"I'm convinced that the primary problem is the owner who does not train the puppy and juvenile dog," says Fox. "The dog should respond to the owner as the pack leader as well as the parent figure. A lot of people don't want to dominate their dogs or go into obedience training because they feel that forcing their will on the animal is wrong. But if the owner overindulges and assumes a submissive, loving role only, there's going to be trouble."
Fox also blames breeders--particularly the so-called puppy mills that mass-produce puppies for the retail pet-store trade--for contributing to the growing numbers of dogs that bite. "Bad breeding, inbreeding and overbreeding with no regard to the temperament of the animals being bred" are all aggravating the problem. "What we're getting today are dogs with unstable temperaments, hyperaggressiveness, or fear biters. And these can be eliminated through careful breeding."
While the dog that bites can be of any size, age, or breed, the typical victim, says Beck, is a boy 5 to 9 years old, and 50 percent of them are under 15. Under 5, children are likely to be directly under an adult's supervision at all times. Likewise, and contrary to popular belief, the incidence of dog bites is higher in suburban than in highly urban areas, because in busy cities the dog is more likely to be supervised.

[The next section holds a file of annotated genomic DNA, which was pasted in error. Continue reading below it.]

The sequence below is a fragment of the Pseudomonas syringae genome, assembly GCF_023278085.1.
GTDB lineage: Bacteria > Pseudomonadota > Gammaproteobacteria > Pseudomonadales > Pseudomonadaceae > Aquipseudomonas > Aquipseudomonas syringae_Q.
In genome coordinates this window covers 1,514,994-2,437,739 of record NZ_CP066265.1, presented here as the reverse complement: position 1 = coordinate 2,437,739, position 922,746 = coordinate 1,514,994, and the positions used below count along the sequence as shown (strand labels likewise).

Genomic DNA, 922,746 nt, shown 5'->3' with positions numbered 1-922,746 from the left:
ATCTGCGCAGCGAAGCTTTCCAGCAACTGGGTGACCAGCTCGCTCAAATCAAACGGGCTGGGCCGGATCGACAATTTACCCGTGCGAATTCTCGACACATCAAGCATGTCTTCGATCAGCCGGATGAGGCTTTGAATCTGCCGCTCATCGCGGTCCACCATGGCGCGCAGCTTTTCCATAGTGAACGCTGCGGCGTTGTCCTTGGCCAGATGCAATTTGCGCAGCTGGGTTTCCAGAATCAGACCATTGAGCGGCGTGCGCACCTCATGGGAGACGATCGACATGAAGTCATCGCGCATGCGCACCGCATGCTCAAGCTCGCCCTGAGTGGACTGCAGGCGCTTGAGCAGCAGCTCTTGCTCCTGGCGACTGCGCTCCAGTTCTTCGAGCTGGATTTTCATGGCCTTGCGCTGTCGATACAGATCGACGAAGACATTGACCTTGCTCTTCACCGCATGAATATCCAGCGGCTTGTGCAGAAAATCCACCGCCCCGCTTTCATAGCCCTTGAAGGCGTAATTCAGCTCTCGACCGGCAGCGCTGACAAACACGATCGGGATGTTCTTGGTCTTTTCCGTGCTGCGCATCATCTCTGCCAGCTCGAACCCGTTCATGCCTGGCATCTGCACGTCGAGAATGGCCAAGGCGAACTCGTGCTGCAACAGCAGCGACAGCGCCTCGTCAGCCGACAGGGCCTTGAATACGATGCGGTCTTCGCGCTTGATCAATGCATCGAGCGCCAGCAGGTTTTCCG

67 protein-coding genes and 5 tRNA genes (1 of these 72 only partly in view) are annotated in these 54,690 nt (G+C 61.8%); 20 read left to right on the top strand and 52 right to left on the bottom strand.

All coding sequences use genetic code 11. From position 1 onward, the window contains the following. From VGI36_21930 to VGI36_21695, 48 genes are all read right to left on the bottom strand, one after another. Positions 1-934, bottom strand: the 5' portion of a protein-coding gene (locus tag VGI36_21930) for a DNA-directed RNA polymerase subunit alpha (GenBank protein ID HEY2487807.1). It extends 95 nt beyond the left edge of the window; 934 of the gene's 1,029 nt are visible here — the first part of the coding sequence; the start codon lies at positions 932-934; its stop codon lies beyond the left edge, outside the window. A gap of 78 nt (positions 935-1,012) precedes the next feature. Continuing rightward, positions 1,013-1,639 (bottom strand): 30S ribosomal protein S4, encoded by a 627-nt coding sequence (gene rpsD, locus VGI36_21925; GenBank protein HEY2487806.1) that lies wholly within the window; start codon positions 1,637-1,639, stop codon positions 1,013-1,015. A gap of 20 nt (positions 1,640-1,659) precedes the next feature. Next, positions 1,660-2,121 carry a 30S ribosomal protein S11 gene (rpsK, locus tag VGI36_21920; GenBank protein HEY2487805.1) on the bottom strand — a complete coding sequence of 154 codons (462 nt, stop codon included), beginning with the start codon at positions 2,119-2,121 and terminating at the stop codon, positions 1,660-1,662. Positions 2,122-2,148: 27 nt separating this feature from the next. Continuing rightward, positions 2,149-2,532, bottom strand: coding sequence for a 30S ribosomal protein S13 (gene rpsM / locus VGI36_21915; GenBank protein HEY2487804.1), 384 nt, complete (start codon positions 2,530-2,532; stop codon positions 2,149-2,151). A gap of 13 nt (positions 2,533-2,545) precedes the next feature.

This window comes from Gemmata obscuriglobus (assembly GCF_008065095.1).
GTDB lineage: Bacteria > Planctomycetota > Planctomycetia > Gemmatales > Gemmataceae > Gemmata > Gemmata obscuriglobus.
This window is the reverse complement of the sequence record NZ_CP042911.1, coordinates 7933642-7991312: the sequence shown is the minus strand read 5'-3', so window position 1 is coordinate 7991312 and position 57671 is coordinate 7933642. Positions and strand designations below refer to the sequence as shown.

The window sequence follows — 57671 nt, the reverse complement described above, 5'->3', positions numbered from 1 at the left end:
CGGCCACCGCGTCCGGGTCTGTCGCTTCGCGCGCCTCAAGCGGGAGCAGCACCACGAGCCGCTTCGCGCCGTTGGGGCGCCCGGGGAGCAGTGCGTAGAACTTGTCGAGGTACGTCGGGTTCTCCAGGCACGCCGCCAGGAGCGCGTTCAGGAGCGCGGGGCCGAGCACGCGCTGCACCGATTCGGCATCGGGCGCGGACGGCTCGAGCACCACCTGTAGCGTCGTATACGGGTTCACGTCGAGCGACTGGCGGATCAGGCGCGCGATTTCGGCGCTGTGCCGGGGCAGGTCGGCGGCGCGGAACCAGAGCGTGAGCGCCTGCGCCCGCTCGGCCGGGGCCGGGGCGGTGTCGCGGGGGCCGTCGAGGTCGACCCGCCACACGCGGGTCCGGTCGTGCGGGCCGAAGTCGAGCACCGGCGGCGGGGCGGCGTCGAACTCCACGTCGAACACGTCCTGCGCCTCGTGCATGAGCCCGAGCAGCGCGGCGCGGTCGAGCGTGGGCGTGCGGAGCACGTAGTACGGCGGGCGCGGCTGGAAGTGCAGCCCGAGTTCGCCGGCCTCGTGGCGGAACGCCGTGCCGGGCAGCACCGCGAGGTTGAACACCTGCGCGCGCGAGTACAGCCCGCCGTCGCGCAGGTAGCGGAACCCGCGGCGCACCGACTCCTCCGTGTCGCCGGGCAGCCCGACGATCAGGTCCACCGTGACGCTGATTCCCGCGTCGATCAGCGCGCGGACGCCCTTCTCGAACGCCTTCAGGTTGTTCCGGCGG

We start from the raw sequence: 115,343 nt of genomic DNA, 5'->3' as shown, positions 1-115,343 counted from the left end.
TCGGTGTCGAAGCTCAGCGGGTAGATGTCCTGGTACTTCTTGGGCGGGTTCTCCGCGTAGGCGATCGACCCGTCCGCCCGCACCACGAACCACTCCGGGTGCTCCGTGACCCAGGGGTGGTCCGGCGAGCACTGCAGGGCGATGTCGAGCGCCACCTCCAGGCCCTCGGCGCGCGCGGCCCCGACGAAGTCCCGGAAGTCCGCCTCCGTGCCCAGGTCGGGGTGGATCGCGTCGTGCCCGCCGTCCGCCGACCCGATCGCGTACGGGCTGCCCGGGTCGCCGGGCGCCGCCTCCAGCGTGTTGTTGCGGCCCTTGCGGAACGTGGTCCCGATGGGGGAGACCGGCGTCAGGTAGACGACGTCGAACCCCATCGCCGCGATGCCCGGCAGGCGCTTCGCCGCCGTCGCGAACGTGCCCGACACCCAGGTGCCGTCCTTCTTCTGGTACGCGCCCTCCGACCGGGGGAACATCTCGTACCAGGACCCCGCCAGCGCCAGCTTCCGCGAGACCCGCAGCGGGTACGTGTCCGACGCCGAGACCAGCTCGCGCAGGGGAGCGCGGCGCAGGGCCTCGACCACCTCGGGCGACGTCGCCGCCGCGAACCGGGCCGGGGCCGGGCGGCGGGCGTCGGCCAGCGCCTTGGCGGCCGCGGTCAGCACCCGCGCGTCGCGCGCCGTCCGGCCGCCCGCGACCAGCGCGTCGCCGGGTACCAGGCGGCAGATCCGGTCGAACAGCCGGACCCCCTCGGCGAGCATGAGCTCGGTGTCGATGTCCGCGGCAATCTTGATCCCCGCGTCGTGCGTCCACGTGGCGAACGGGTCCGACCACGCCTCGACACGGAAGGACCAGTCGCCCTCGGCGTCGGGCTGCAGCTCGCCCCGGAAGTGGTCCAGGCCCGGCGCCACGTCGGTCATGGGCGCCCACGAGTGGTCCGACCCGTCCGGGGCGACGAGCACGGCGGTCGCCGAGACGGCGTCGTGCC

Half of all bites, says Beck, occur between noon and 7 p.m. and occur on the dog owner's property, or on the street, sidewalk or alley adjacent to the property. In 75 percent of the cases, the attack is initiated before the child sees the dog.
Most bites occur, adds Fox, because people, especially children, don't know how to behave around strange dogs. "Dogs bite because they're afraid, which can mean they're insecure, or because they're aggressively motivated, which means that they want to assert their dominance."
Avoiding being bitten is simply a matter of understanding what motivates the dog to bite. Most important is to realize that dogs are very territorial, so if you come on to a dog's territory you may be challenging it. You should also know that dogs don't respect property lines, and may define their territory as including the front yard, the sidewalk, and even into the street.